A Mandau complete with a Langgei Puai (whittling knife), pre-1927.
|Type||Sword, Cutlass, Ceremonial Knife|
|Place of origin||Borneo (Brunei, Indonesia, Malaysia)|
|Used by||Dayak (Sea Dayak, Bidayuh, Kayan, Kenyah, Penan)|
|Blade type||Single edge, one side convex|
|Hilt type||Antler/deer horn, wood|
Mandau is the traditional weapon of the Dayak people of Borneo. Sometimes it is also known as Parang Ilang among the Bidayuh, Iban and Penan people, Malat by the Kayan people or Baieng by the Kenyah people. Mandau is mostly ceremonial. However, a less elaborate version called Ambang is used as an everyday practical tool.
Associated with the Headhunting Ceremony, where people would gather to attack other tribes, and gather heads to be used in various festivities, Mandau is both a work of art in itself and a formidable weapon.
Characteristics for the Mandau is that the blade is shaped convexly on one side and somewhat concavely on the other side. The blade is mostly made of tempered metals, with exquisite vine-works and inlaid brass. The hilt is made from animal horns, such as deer's horns, although some variations with human bones and fragrant wood also have been found. Both the hilt and scabbard are elaborately carved and plumed. Details of carvings vary from tribe to tribe, but mostly depict creatures or, if human bones were used, anthropomorphic deities.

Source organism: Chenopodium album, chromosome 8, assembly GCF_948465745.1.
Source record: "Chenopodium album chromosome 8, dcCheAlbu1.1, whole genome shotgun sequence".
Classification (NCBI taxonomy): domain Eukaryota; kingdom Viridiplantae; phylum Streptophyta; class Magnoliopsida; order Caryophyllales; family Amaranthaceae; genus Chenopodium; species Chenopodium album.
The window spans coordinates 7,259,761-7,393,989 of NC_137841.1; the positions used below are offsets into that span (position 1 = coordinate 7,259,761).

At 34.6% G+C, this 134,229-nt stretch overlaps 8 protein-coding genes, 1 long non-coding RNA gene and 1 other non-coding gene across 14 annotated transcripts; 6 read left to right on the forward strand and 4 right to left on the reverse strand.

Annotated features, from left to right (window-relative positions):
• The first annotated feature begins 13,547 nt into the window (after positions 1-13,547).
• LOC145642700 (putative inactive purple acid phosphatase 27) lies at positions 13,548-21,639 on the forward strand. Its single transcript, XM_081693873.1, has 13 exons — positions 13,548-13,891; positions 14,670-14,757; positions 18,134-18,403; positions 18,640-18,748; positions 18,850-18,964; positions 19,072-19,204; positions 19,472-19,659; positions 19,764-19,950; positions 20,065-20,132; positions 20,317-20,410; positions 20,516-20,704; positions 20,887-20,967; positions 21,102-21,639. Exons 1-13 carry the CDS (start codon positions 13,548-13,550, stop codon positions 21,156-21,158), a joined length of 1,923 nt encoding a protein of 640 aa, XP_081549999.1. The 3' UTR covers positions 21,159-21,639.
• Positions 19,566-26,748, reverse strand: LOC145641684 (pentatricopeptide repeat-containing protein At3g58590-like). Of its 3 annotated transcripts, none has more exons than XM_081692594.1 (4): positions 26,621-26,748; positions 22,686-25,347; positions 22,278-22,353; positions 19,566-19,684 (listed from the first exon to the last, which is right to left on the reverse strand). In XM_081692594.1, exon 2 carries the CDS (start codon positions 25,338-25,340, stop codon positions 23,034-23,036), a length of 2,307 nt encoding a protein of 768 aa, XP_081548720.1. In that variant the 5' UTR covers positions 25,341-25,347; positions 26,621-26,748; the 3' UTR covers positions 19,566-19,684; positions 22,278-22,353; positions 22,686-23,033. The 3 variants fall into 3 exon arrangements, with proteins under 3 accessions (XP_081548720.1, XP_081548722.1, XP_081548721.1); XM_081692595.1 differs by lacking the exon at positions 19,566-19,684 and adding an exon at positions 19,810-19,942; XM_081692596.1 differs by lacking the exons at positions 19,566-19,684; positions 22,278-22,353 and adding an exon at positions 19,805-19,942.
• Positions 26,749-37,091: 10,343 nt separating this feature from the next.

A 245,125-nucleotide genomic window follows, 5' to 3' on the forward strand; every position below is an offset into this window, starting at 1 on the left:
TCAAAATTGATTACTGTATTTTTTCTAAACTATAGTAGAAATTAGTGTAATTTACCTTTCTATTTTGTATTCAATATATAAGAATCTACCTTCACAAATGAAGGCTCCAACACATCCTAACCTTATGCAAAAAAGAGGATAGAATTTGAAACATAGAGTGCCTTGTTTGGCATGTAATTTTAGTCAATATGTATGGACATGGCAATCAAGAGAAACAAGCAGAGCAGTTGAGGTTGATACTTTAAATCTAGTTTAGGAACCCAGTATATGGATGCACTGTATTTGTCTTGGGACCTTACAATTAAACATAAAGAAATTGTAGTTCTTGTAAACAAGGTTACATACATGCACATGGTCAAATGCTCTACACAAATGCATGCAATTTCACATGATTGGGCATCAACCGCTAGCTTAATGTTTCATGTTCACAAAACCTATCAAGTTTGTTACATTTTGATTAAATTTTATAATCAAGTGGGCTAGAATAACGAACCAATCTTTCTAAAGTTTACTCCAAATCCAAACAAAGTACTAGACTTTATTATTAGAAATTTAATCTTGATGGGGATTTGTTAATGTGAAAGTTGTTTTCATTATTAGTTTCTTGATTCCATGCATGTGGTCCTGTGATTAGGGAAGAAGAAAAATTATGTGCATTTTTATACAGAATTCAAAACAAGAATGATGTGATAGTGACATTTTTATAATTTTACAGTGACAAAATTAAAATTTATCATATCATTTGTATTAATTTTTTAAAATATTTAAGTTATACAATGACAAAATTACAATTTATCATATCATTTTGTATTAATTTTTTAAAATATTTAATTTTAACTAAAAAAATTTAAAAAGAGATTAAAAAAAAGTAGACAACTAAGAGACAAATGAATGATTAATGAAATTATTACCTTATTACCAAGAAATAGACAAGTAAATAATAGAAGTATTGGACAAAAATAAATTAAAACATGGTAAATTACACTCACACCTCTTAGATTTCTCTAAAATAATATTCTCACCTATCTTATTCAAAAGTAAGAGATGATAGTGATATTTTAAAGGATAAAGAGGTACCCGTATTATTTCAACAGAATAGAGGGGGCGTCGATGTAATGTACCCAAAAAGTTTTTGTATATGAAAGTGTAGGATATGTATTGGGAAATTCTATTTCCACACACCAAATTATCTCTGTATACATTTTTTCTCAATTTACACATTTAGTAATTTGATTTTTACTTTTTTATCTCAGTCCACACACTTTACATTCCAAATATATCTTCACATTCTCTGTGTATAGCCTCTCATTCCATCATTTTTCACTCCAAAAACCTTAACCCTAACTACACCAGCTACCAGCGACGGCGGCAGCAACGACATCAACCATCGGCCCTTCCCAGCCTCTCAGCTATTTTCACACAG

Ambang is a term used for Mandau that is made from common steel. Often it is also made as souvenir. For the untrained eye and those who are not familiar with the Mandau, will not be able to distinguish the difference between a Mandau and an Ambang because of the outlook appearance that looks almost similar. However the two are actually very different. If one examines in detail, the differences are very obvious that the engravings can be found on the blade and it is embedded with gold, copper or silver. The Mandau holds a stronger edge and with flexibility, as it is said that the Mandau is made from iron ore obtained from rocky mountains forged by skilled blacksmiths. Whereas the Ambang is made from ordinary steel.
- Active Interest Media, Inc. (October 1984). Black Belt. Active Interest Media, Inc. pp. 41–. ISSN 0277-3066.
- Lumholtz, Carl (1920). Through Central Borneo. C. Scribner's sons. ASIN B002Y5W5SE.
- unknown (2003). Arts of Asia - Volume 33, Issues 4-6. Arts of Asia Publications, University of Virginia. ASIN B0039912OC.
- Albert G Van Zonneveld (2002). Traditional Weapons of the Indonesian Archipelago. Koninklyk Instituut Voor Taal Land. ISBN 90-5450-004-2.
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